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McFadden's day, honor for Broyles endure

By: Wally Hall
Published: Thursday, June 15, 2017
 In this Nov. 3, 2007, file photo, former Arkansas coach and athletic director Frank Broyles, left, and school Chancellor John White, right, lead the school's cheer on the field at Reynolds Razorback Stadium during halftime ceremonies in a NCAAA college football game against South Carolina in Fayetteville, Ark. Broyles was retiring at the end of that year, his 50th with the school. (AP Photo/Beth Hall, File)
In this Nov. 3, 2007, file photo, former Arkansas coach and athletic director Frank Broyles, left, and school Chancellor John White, right, lead the school's cheer on the field at Reynolds Razorback Stadium during halftime ceremonies in a NCAAA college football game against South Carolina in Fayetteville, Ark. Broyles was retiring at the end of that year, his 50th with the school. (AP Photo/Beth Hall, File)

No doubt the Nov. 3, 2007, game against South Carolina was big. The 48-36 win had a lot to do with it being voted No. 20 in the Silver Anniversary list of Arkansas Razorbacks football games as a member of the SEC.

Darren McFadden had an almost perfect game, rushing for 321 yards, throwing a 23-yard touchdown pass to friend and former quarterback Robert Johnson, and also catching a pass.

It put McFadden on the Heisman radar.

Felix Jones also rushed for 166 yards as the Hogs totaled 651 yards, 542 of which were on the ground.

That's why it made the list. But it was already going to be a huge day, just no one knew how big at the time.

It was Frank Broyles' last home game in an official capacity at the University of Arkansas, Fayetteville. After 50 years as head football coach and athletic director, he was handing the reins over to Jeff Long and would concentrate on raising money for the Razorback Foundation.

At the half, with the Hogs leading 28-10, Broyles went to midfield as former players and assistant coaches made their way to the end zone.

They just kept coming. Hundreds of them were there to honor their coach, their boss and their mentor on the night the field was named after him.

With the final home game against Mississippi State set for War Memorial Stadium in Little Rock, many believed this would be McFadden and Jones' final game in Fayetteville.

It was also as odd an era as the Hogs had ever known.

For several months, Coach Houston Nutt had been embroiled in controversy over text messages to a female newscaster and the departures of quarterback Mitch Mustain, receiver Damian Williams and offensive coordinator Gus Malzahn.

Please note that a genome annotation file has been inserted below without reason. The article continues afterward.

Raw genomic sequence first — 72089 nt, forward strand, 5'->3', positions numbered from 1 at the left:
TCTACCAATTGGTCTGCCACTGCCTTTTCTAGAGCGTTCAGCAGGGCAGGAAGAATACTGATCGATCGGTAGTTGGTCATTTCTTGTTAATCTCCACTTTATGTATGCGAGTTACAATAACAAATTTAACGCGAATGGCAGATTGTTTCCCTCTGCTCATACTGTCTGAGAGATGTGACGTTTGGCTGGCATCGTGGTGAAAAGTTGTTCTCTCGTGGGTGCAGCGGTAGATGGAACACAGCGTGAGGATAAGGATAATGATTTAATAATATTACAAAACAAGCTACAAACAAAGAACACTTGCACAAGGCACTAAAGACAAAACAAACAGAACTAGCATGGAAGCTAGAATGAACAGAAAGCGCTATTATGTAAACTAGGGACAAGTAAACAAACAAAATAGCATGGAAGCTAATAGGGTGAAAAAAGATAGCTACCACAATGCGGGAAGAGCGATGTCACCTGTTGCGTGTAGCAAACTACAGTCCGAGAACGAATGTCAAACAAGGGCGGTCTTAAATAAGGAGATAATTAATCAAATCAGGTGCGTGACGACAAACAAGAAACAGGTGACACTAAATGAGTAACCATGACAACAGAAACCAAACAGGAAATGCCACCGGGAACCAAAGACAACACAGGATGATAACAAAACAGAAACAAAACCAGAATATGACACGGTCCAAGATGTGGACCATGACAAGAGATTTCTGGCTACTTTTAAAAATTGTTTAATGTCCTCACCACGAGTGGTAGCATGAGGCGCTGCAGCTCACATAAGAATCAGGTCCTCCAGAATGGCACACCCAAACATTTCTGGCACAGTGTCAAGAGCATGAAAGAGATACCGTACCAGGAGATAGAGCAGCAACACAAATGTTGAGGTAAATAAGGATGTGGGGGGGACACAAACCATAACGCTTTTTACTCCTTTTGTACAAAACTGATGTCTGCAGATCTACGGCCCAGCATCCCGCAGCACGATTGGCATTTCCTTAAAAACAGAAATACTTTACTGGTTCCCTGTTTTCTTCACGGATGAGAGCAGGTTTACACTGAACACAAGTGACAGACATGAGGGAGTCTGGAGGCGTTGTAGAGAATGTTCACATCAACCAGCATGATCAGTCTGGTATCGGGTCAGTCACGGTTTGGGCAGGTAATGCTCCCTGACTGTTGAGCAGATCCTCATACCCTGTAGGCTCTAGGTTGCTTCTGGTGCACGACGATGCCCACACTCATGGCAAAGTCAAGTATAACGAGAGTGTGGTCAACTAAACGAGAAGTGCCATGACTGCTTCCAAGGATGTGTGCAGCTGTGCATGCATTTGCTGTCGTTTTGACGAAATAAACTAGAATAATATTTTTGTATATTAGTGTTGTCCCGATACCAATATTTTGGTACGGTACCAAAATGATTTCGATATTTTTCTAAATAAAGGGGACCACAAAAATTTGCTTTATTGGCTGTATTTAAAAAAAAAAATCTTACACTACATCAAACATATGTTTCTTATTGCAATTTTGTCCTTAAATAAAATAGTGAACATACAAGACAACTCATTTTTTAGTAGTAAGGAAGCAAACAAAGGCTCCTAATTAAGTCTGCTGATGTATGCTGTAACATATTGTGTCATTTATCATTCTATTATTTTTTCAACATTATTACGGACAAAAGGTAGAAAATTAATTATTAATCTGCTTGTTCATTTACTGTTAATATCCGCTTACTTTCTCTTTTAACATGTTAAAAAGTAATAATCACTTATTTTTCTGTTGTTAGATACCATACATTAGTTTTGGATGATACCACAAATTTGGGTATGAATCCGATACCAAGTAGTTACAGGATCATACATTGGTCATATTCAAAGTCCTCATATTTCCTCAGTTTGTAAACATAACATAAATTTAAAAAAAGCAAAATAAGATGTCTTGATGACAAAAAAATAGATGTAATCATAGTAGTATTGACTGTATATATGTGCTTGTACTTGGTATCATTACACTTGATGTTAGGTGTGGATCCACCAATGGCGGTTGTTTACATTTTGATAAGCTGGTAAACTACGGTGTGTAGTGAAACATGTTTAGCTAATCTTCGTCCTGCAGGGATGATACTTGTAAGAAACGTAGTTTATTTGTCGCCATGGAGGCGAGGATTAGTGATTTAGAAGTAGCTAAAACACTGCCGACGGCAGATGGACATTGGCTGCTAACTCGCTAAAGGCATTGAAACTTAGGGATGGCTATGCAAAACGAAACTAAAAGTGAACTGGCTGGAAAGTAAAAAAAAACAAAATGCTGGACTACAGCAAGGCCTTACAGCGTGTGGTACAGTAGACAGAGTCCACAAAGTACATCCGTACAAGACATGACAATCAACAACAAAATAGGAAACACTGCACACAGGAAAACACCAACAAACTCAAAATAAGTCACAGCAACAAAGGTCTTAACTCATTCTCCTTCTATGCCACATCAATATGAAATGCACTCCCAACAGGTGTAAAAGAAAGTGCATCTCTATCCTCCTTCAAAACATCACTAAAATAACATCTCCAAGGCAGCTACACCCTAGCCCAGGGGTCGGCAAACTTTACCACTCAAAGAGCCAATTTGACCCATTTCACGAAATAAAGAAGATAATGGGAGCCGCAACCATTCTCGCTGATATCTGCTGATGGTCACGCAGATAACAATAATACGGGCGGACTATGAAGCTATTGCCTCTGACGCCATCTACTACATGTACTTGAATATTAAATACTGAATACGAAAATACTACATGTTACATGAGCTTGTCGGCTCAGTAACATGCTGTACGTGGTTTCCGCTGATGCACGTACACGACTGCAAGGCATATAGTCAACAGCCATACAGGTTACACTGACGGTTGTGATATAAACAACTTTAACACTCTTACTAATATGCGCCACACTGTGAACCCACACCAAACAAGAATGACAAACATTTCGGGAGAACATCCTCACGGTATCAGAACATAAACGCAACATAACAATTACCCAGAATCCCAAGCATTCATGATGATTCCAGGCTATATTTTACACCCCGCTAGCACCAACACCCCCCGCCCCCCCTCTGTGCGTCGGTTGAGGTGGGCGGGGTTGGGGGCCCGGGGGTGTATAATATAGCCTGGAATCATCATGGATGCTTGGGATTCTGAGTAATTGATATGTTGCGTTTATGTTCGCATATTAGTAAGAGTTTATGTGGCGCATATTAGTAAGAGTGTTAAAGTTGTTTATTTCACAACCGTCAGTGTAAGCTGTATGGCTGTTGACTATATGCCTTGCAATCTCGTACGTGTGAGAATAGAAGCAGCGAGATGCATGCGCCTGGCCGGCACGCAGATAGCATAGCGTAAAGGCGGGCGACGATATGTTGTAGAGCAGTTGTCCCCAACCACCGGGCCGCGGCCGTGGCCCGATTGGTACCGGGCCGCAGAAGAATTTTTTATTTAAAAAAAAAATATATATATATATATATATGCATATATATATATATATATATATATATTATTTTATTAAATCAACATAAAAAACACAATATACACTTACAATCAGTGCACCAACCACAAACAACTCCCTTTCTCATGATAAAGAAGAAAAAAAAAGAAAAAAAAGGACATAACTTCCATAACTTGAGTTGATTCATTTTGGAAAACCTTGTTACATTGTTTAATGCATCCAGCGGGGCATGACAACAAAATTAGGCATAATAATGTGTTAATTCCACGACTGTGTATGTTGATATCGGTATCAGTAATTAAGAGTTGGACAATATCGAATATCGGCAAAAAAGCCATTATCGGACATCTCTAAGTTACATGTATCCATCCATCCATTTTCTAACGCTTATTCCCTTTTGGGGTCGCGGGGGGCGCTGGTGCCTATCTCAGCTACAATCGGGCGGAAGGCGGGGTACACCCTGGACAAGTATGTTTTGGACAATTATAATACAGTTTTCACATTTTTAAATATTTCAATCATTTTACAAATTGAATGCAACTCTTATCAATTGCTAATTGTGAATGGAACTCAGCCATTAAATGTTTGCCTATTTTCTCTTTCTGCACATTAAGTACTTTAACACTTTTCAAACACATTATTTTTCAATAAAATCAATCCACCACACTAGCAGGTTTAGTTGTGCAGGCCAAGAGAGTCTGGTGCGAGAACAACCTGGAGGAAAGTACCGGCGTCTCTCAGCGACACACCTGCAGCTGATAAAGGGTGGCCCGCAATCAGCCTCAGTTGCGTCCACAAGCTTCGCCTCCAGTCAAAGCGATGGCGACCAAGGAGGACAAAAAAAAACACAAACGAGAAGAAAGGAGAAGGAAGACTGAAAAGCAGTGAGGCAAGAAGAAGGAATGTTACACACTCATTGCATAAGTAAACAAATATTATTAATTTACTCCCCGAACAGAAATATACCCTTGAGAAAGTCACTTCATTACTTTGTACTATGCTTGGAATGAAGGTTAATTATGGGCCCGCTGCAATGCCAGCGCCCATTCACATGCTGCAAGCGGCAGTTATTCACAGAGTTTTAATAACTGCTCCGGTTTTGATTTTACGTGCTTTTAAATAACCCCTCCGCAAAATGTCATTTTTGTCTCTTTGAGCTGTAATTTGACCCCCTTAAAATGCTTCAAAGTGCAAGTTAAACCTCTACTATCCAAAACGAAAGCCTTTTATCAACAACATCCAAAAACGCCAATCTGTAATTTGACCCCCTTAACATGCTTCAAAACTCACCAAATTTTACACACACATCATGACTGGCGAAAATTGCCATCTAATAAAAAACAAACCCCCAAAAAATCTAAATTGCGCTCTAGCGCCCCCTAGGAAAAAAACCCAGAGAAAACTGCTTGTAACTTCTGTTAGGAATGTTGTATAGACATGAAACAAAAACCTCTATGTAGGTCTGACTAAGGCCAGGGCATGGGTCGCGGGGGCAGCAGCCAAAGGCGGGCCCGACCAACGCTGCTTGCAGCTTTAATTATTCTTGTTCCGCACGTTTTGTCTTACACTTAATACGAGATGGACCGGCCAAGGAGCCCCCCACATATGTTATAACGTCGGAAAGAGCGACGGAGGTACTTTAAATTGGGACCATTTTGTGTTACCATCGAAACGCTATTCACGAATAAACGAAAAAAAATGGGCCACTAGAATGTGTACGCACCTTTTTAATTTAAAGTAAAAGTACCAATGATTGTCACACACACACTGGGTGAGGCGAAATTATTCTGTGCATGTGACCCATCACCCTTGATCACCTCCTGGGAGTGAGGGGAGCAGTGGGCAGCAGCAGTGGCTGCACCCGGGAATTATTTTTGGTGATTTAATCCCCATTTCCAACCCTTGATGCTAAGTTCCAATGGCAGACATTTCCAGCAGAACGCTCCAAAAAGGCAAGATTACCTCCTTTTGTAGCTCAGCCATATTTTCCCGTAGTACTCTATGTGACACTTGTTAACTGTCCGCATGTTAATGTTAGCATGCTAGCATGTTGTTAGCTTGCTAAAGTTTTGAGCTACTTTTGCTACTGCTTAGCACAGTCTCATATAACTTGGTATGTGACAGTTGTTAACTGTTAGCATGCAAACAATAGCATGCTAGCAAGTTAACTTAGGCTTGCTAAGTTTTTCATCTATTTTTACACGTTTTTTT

Nutt had become a polarizing figure in his home state. Despite having McFadden and Jones, two of the nation's best running backs, he was criticized for his lack of a passing attack.

The fan base was fractured and needed victories to hold it together.

When the shadows surrounding Mustain, Williams and Malzahn developed the season before, a 10-game winning streak was the glue the Razorbacks program needed.

Going into this game with the Gamecocks, the Hogs were 5-3 and the fans were desperate for their first home SEC victory of the season.

A bad Razorbacks snap resulted in a safety, and South Carolina drove 55 yards for a touchdown to cut the deficit to 42-36 with 8:15 to play. Nutt turned to the player with the hot hand.

Just 11 seconds later, McFadden was in the end zone with an 80-yard touchdown run.

Arkansas would lose at Tennessee but bounce back with wins over Mississippi State and LSU -- and that three-overtime game with the Tigers is definitely on the list of top 25 games -- but the Hogs were 4-4 in conference play and LSU was 6-2.

The Tigers went on to win the BCS national championship.

Three days after the win over LSU, Nutt announced his resignation at Arkansas. Then-chancellor John White tried to talk him out of it, but when he couldn't, he let Nutt out of a contract provision, mentioning Nutt's "golden handcuffs." White decided to let Nutt resign and still receive a $3.2 million payout.

The next day, Nutt was introduced as the new head football coach at Ole Miss, leaving no doubt his agent, Jimmy Sexton, is one of the best in the business. Nutt was fired four years later but with a buyout of around $6 million, which was later renegotiated for a lump sum of $5 million. He is currently an analyst for CBS Sports and has recently stated he expects an apology from Ole Miss for statements made during an NCAA investigation of the university.

No one knew how big that final home game of 2007 would be.

Sports on 06/15/2017

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